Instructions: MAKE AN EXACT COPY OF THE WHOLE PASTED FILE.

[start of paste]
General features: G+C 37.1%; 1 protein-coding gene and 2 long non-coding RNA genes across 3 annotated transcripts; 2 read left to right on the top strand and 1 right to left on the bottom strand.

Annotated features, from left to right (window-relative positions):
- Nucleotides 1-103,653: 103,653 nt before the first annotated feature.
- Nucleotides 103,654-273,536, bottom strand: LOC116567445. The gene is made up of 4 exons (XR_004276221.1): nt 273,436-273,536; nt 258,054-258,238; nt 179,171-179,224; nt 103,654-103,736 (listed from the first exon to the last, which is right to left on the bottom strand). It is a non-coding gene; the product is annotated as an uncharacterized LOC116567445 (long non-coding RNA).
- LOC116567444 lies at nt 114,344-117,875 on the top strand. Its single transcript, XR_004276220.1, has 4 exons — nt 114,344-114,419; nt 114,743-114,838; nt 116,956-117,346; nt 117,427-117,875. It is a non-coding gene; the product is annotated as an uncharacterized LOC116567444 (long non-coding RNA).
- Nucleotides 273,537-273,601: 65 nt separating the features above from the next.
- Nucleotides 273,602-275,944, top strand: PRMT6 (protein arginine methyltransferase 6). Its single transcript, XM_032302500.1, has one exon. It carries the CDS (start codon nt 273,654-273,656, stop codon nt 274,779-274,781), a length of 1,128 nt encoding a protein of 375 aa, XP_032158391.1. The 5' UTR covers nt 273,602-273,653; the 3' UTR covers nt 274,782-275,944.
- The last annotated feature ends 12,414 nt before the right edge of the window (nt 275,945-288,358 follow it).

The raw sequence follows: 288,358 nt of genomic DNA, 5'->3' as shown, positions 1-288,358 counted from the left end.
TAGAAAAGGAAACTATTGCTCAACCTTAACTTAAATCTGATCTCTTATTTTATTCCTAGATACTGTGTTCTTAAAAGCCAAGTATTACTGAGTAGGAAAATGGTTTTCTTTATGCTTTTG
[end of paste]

General features: G+C 37.1%; 1 protein-coding gene and 2 long non-coding RNA genes across 3 annotated transcripts; 2 read left to right on the top strand and 1 right to left on the bottom strand.

Annotated features, from left to right (window-relative positions):
- Nucleotides 1-103,653: 103,653 nt before the first annotated feature.
- Nucleotides 103,654-273,536, bottom strand: LOC116567445. The gene is made up of 4 exons (XR_004276221.1): nt 273,436-273,536; nt 258,054-258,238; nt 179,171-179,224; nt 103,654-103,736 (listed from the first exon to the last, which is right to left on the bottom strand). It is a non-coding gene; the product is annotated as an uncharacterized LOC116567445 (long non-coding RNA).
- LOC116567444 lies at nt 114,344-117,875 on the top strand. Its single transcript, XR_004276220.1, has 4 exons — nt 114,344-114,419; nt 114,743-114,838; nt 116,956-117,346; nt 117,427-117,875. It is a non-coding gene; the product is annotated as an uncharacterized LOC116567444 (long non-coding RNA).
- Nucleotides 273,537-273,601: 65 nt separating the features above from the next.
- Nucleotides 273,602-275,944, top strand: PRMT6 (protein arginine methyltransferase 6). Its single transcript, XM_032302500.1, has one exon. It carries the CDS (start codon nt 273,654-273,656, stop codon nt 274,779-274,781), a length of 1,128 nt encoding a protein of 375 aa, XP_032158391.1. The 5' UTR covers nt 273,602-273,653; the 3' UTR covers nt 274,782-275,944.
- The last annotated feature ends 12,414 nt before the right edge of the window (nt 275,945-288,358 follow it).

The raw sequence follows: 288,358 nt of genomic DNA, 5'->3' as shown, positions 1-288,358 counted from the left end.
TAGAAAAGGAAACTATTGCTCAACCTTAACTTAAATCTGATCTCTTATTTTATTCCTAGATACTGTGTTCTTAAAAGCCAAGTATTACTGAGTAGGAAAATGGTTTTCTTTATGCTTTTG